30 in x 22 in
mixed media on paper
Although I am known mainly for my landscape painting, collage has always been important to me. In 1958 I was launched onto the Canadian art scene by a one-man show at the Vancouver Art Gallery of collages I had done in Mexico. I continued doing abstract collages in my studio until I took up flying in 1965, a change in my life which in the 1970s would take me back to the landscape painting of my youth.
After many years of painting landscapes in countries around the world, in 1990 I started to spend part of my winters in the studio making small collages from the torn-up practice sheets of my Japanese calligraphy. I have shown these works on very few occasions. But I have recently been prompted by these small works to attempt much larger collages. The success of the first work on this larger scale then inspired me to produce the series of large collages shown here. This is the first exhibition of these new works, and my first major exhibition in Vancouver since 1994.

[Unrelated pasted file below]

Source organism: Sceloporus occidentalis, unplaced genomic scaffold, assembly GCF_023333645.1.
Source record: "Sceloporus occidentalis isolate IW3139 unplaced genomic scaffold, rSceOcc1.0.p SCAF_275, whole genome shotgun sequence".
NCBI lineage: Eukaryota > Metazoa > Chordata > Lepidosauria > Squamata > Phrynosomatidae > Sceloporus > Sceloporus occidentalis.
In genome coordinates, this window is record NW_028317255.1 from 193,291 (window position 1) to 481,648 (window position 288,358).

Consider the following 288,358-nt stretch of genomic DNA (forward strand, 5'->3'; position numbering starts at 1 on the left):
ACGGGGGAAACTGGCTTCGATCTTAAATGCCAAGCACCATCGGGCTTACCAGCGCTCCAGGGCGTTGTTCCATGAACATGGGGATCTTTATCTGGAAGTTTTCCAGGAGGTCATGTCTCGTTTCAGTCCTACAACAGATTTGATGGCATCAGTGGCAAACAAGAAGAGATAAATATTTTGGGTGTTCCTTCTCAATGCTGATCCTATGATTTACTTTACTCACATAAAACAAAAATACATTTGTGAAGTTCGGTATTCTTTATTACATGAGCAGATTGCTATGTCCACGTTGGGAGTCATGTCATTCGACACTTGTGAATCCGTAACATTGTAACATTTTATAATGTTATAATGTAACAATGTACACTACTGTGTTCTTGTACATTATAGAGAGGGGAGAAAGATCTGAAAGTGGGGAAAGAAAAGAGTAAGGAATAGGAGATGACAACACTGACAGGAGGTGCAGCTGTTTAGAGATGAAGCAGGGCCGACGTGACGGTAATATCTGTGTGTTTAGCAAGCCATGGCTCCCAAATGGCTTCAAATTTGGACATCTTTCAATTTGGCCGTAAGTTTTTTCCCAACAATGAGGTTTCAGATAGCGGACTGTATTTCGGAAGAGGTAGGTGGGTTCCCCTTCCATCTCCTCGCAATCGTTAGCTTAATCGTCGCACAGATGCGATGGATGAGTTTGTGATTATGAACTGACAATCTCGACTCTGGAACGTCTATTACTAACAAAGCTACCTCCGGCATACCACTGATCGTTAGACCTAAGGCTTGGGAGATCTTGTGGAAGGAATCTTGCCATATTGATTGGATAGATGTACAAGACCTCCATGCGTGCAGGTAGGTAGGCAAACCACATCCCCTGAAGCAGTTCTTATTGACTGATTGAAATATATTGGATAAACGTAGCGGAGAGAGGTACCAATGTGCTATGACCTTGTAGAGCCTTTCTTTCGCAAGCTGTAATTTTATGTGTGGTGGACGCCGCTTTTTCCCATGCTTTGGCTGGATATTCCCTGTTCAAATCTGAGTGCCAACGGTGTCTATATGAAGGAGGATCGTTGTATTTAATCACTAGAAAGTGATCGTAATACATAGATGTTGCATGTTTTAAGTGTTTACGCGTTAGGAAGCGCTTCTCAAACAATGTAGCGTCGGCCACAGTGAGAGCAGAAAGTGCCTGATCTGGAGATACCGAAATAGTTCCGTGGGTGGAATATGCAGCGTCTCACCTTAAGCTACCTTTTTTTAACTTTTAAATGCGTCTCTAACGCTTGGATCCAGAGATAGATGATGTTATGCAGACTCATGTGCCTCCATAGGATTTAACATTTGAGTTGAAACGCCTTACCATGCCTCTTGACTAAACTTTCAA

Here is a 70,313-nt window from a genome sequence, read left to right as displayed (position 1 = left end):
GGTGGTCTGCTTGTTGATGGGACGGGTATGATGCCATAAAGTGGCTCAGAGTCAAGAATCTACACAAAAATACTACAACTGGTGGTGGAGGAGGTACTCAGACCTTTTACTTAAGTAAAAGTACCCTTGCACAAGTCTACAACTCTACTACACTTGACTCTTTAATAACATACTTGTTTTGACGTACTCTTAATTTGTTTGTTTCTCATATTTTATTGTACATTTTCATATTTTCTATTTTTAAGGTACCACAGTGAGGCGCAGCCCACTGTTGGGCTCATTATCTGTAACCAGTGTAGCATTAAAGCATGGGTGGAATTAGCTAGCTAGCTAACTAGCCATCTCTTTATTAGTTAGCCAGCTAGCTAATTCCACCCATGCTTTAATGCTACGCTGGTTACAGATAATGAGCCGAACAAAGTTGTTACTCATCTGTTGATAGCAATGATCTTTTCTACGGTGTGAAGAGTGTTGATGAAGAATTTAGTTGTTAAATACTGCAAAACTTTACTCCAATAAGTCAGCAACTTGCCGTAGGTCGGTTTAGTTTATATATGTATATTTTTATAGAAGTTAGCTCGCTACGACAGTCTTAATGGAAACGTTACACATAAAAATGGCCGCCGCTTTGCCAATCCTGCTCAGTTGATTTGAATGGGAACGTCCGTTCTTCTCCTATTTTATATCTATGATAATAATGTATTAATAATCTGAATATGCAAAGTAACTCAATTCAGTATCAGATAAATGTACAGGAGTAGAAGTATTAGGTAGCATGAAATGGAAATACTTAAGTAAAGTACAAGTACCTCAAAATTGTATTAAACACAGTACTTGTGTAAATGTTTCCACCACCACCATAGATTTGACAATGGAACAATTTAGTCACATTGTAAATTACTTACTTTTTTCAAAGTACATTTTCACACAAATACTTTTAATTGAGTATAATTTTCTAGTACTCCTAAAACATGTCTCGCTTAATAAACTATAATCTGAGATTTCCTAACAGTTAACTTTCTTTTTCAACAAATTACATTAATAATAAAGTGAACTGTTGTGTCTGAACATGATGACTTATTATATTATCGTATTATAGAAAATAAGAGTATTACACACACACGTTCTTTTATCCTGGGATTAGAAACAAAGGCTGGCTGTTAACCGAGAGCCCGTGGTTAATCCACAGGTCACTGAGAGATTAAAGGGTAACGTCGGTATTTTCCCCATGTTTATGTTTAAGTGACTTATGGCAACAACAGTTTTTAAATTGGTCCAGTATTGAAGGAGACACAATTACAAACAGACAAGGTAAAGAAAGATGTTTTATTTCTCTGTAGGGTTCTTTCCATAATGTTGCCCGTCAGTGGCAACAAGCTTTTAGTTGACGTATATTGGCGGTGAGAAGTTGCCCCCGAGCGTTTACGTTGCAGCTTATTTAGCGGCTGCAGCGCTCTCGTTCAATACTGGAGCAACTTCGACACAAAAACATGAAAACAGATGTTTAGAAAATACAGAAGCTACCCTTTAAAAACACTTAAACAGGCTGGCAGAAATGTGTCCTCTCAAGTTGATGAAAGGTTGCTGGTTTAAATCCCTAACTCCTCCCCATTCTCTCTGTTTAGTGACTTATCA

The exhibition is called Chaos of Love after the title of the collage shown on the invitation. Here I used cut-up Shunga drawings to create a vortex of mysteriously fragmented erotic activity in which cultural history is mingled with personal history. Swirling memory traces of a past love recreate in art the experience of a tumultuous emotional life.
Other collages suggest different vortices or states of turbulence, emotional or intellectual or both. Some of these mysterious storms or whirlwinds are held together by a central icon which turns out to be one of the familiar objects that keep the mind located in reality. Most of the works express a dynamic emotional state that is mysteriously poised on the very brink of chaos.
Only one collage has the title inscribed on its face: September 11. I was listening to the radio in my studio when the planes flew into the twin towers of the World Trade Center in New York. The collage I was beginning to work on transformed itself into a memorial for the victims. As the towers fell, I saw a multitude of spirits ascending through that terrible column of fire and smoke. I felt that, although we were anguished by the victims’ dreadful fate, we were still free to imagine the prevailing life of their souls.
Toni Onley, November 2001